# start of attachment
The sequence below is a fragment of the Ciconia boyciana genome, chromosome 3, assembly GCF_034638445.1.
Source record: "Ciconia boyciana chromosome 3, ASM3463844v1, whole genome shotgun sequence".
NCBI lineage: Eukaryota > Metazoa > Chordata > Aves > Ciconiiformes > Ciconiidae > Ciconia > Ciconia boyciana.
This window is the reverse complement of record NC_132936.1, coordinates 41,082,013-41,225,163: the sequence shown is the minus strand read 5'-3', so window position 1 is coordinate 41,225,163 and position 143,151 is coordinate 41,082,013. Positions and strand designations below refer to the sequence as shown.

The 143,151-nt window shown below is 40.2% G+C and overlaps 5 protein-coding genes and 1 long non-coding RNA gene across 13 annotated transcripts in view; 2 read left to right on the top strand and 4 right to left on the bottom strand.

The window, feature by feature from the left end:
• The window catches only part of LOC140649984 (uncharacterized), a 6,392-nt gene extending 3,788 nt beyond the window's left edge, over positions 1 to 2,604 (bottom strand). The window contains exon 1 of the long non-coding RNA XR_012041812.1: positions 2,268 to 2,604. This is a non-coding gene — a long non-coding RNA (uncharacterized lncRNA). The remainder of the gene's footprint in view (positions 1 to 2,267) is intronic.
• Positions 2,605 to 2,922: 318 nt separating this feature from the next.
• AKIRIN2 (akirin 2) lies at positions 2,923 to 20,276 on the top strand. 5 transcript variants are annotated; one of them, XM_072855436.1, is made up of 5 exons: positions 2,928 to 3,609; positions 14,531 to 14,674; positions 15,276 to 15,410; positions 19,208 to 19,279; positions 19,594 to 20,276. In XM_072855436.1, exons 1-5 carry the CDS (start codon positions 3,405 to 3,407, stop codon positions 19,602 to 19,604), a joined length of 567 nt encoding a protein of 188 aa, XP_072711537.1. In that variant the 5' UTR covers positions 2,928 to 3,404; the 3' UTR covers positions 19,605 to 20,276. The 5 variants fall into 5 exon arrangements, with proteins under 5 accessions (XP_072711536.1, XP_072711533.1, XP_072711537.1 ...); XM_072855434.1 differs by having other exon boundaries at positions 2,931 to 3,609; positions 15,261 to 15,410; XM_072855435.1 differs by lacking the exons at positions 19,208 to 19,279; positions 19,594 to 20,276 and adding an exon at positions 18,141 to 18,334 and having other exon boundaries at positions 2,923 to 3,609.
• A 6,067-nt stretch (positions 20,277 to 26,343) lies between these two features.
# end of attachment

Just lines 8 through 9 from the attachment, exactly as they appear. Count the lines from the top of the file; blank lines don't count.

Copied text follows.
• Positions 2,605 to 2,922: 318 nt separating this feature from the next.
• AKIRIN2 (akirin 2) lies at positions 2,923 to 20,276 on the top strand. 5 transcript variants are annotated; one of them, XM_072855436.1, is made up of 5 exons: positions 2,928 to 3,609; positions 14,531 to 14,674; positions 15,276 to 15,410; positions 19,208 to 19,279; positions 19,594 to 20,276. In XM_072855436.1, exons 1-5 carry the CDS (start codon positions 3,405 to 3,407, stop codon positions 19,602 to 19,604), a joined length of 567 nt encoding a protein of 188 aa, XP_072711537.1. In that variant the 5' UTR covers positions 2,928 to 3,404; the 3' UTR covers positions 19,605 to 20,276. The 5 variants fall into 5 exon arrangements, with proteins under 5 accessions (XP_072711536.1, XP_072711533.1, XP_072711537.1 ...); XM_072855434.1 differs by having other exon boundaries at positions 2,931 to 3,609; positions 15,261 to 15,410; XM_072855435.1 differs by lacking the exons at positions 19,208 to 19,279; positions 19,594 to 20,276 and adding an exon at positions 18,141 to 18,334 and having other exon boundaries at positions 2,923 to 3,609.